Parker is in the Pro Football Hall of Fame and College Football Hall of Fame. 

I actually ended up with two Ace Parker autographs.  Not a bad thing, I will give the other card a post of its own at some point.  I have never been big into the "cut signature" cards, but I really liked the look of this card.  Parker not only has a nice signature, he tended to write large.  I am almost sure that this is cut from an autographed football photo of some sort, but I like that the signature takes up the entire card.  The navy blue, or Duke blue color signature is a nice bonus, although the card identifies him as a member of the Brooklyn Dodgers.  

I'd give more insight into the Panini Certified brand, but I don't know a thing about football cards and I am not going to pretend that I do.  I generally do not like Panini's baseball products, the whole no-logos thing, but this looks solid.  

Sunday, December 3, 2017

I Love The 1990s Cardinals Part 15- Lonnie Maclin

Lonnie Maclin played twelve games for the Cardinals in 1993.  That's it.  When I started these posts about the 1990s Cardinals a few months ago I mapped out about a dozen posts and I pulled a handful of other random cards of different players for future posts.  I wanted a mixture of known names and unknown names.  The known names are nice, good reminders of past favorites, but sometimes the unknowns have some cool stories.

I actually picked out a Maclin card from a stack when I first started this set of posts as part of my random stack for the future.  Maclin is a St. Louis native, so I thought there might be something interesting about his career.  The card happens to be his only major brand baseball card, which is out of the 1994 Pinnacle set.

That's it.

So, I started back tracking a bit on Maclin's career.  First, he attended Ritenour High School in St. Louis County.  It's in the northern part of the county and actually has a pretty good baseball history.  The school has produced three Major League players outside of Lonnie Maclin.  Long time Dodgers pitcher Jerry Reuss, Mets/Giants/Expos infielder Ron Hunt, and Cubs catcher Bob Scheffing.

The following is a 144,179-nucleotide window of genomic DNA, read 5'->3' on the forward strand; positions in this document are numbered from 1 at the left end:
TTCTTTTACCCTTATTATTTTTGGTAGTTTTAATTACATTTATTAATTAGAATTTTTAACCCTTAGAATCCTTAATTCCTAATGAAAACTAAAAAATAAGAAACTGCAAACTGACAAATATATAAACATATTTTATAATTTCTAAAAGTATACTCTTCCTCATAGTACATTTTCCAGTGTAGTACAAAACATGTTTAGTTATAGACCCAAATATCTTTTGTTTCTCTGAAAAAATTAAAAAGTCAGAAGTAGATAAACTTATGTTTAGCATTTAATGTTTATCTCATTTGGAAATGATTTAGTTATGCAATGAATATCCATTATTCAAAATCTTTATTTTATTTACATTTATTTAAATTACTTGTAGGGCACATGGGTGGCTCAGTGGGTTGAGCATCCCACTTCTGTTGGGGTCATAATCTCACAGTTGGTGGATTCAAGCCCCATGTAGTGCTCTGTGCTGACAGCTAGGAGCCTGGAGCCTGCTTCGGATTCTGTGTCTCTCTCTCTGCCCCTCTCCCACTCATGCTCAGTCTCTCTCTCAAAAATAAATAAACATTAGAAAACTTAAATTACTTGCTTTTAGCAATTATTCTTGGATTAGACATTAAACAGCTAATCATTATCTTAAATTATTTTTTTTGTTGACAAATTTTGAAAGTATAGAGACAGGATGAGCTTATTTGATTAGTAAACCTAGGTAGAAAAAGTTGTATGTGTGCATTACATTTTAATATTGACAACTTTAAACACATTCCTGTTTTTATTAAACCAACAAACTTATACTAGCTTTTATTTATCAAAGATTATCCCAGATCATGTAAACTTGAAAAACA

Maclin played college baseball at Meramec Community College which is in Kirkwood.  It's a few miles southwest of St. Louis and also has a pretty successful track record with its baseball team.  Notable alumni include David Freese, T.J. Mathews, Brian Boehringer, and Donnie Wall.

The Cardinals drafted him in 1987 out of junior college.  He played well in the lower Minors.  Maclin didn't move as fast up the Minor League ladder as Ray Lankford and Bernard Gilkey, but he was in that batch of prospects.  He played alongside future Cardinals like Luis Alicea, Brian Jordan, Geronimo Pena, and Rheal Cormier.

Which is how I found a second card of Maclin.

I had actually picked up a bunch of these early 1990s Minor League sets trying to find some extra cards of some of the 1990s Cardinals players.  Maclin actually has a few Minor League cards, just kind of liked this one.

Maclin made his Major League debut with the Cardinals on the night of September 7, 1993.  What happened that night?  Just Mark Whiten hitting four home runs.

Maclin was on base for the first home run.  If you watch the highlight until Whiten gets to home plate Maclin is at home wearing jersey number 55.  After that September, Maclin became a Minor League free agent signed with the Padres, but never actually played for the team.  He never played in their Minor League system either.  

Instead Maclin ended up playing in either the Mexican League or the Texas-Louisiana (Independent) every year between 1994 and 2001.  His primary team was the Amarillo Dillas where he is considered one of the greatest players in the franchise's history.  In 9 seasons in independent ball, Maclin hit .300 in 7 of them with on-base percentages hovering over .400. still has a few articles and photos of him floating around on their website.  Here he is playing first base......